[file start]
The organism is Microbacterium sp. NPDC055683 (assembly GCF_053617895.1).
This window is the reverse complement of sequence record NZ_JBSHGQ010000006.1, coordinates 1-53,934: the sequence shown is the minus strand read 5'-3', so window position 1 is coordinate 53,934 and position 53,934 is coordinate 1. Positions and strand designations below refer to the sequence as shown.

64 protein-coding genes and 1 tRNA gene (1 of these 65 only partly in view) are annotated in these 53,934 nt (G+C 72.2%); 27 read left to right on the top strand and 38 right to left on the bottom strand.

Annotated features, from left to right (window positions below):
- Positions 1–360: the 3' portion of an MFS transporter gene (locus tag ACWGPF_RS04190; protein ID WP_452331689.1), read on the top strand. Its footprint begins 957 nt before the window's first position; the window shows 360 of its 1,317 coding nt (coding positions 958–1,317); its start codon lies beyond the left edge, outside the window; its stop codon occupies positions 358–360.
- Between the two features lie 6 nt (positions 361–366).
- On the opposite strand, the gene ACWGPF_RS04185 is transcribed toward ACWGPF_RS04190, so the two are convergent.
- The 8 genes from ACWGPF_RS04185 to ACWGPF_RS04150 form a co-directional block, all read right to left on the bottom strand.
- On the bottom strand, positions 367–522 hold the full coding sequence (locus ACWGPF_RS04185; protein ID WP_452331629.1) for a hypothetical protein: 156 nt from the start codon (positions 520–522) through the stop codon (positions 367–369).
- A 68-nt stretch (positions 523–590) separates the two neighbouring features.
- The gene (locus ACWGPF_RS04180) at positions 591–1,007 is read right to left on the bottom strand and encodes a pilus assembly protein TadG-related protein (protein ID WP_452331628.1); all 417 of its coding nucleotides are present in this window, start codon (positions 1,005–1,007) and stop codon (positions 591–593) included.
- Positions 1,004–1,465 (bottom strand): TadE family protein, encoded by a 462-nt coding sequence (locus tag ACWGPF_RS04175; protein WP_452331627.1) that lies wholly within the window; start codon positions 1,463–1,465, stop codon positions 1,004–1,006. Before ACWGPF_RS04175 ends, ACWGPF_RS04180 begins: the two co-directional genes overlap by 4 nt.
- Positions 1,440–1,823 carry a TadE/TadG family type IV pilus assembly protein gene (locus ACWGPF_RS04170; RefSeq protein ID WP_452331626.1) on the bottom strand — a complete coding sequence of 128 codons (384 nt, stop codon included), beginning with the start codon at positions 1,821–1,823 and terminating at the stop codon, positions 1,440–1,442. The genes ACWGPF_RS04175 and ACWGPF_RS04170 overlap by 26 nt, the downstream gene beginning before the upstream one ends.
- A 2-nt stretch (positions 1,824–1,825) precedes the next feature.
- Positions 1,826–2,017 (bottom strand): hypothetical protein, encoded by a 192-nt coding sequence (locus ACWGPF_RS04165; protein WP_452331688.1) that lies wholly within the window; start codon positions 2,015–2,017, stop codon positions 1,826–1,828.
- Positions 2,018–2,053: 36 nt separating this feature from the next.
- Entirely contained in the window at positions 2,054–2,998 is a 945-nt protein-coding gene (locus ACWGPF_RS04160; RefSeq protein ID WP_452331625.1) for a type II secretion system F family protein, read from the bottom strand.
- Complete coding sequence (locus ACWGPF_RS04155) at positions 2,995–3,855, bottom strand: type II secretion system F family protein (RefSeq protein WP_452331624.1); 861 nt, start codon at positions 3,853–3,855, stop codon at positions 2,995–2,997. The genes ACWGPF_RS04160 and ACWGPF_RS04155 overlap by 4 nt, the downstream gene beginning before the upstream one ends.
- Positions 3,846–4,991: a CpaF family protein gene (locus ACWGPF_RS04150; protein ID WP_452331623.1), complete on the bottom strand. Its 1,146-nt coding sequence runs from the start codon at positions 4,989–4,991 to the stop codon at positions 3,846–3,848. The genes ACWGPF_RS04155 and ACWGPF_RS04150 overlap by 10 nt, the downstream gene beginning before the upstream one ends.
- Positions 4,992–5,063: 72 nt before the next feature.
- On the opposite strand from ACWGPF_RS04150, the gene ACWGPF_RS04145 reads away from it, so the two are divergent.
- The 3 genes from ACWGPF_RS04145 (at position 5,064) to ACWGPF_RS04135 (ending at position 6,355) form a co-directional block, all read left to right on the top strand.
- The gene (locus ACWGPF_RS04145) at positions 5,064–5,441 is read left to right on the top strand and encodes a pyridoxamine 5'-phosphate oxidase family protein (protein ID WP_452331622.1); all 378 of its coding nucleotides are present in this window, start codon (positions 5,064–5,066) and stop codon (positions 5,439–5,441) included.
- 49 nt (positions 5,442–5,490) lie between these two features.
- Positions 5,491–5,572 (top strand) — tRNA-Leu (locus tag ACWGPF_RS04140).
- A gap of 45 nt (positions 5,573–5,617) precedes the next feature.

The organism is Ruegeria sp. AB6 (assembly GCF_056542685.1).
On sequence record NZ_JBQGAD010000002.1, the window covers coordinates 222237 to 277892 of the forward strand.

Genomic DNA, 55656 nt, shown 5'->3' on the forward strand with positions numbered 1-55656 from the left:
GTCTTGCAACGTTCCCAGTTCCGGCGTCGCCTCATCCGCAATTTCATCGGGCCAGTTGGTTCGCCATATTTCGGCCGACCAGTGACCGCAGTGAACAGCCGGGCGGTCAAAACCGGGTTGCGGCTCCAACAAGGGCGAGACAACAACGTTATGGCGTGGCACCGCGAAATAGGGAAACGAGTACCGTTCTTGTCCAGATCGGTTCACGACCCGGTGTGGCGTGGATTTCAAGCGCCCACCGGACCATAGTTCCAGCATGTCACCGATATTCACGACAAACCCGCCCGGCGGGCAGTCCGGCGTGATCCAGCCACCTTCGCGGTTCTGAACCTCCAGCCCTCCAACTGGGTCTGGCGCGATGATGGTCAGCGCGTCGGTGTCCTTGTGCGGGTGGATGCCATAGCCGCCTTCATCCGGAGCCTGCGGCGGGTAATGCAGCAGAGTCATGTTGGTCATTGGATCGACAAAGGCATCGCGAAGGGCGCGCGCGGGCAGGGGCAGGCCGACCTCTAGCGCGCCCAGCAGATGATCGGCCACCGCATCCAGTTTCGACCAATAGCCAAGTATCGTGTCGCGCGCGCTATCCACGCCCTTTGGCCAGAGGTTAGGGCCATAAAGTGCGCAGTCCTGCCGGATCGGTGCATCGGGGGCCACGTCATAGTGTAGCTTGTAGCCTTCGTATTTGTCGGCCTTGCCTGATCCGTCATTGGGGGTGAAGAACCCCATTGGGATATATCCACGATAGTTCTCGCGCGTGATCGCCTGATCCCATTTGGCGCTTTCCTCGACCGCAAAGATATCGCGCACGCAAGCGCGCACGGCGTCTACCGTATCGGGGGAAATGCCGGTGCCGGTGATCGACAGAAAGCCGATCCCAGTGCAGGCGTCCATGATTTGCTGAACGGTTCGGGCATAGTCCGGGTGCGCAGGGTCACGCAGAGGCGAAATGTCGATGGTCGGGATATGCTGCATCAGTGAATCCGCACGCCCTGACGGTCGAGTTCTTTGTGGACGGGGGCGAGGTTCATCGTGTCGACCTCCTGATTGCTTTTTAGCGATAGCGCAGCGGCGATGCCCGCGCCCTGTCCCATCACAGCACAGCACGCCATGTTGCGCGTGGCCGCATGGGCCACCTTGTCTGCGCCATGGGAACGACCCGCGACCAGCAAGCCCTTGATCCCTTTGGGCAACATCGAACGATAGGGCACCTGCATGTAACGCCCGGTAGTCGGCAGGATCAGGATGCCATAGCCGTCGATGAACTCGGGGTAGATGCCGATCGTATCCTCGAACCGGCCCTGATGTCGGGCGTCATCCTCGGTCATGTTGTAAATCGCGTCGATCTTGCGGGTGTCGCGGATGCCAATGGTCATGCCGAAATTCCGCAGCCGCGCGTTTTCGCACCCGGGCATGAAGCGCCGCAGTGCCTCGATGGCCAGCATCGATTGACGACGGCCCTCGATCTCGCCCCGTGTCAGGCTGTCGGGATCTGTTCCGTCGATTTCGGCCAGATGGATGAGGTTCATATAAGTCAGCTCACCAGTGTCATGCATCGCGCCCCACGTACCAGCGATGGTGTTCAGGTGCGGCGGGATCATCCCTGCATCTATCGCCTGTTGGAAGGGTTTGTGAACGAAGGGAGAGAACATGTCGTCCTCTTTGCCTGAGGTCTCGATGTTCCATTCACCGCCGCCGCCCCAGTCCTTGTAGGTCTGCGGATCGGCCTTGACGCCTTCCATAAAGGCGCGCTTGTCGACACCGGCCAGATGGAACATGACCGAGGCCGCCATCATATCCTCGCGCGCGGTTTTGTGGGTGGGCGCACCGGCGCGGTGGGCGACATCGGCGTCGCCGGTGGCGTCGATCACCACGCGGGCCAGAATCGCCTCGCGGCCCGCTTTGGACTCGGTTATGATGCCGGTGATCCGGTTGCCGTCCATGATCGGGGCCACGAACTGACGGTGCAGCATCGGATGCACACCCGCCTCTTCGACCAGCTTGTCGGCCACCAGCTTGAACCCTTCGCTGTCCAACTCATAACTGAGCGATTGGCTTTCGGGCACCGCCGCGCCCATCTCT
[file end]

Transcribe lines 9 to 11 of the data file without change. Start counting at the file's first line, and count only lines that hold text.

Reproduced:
- On the bottom strand, positions 367–522 hold the full coding sequence (locus ACWGPF_RS04185; protein ID WP_452331629.1) for a hypothetical protein: 156 nt from the start codon (positions 520–522) through the stop codon (positions 367–369).
- A 68-nt stretch (positions 523–590) separates the two neighbouring features.
- The gene (locus ACWGPF_RS04180) at positions 591–1,007 is read right to left on the bottom strand and encodes a pilus assembly protein TadG-related protein (protein ID WP_452331628.1); all 417 of its coding nucleotides are present in this window, start codon (positions 1,005–1,007) and stop codon (positions 591–593) included.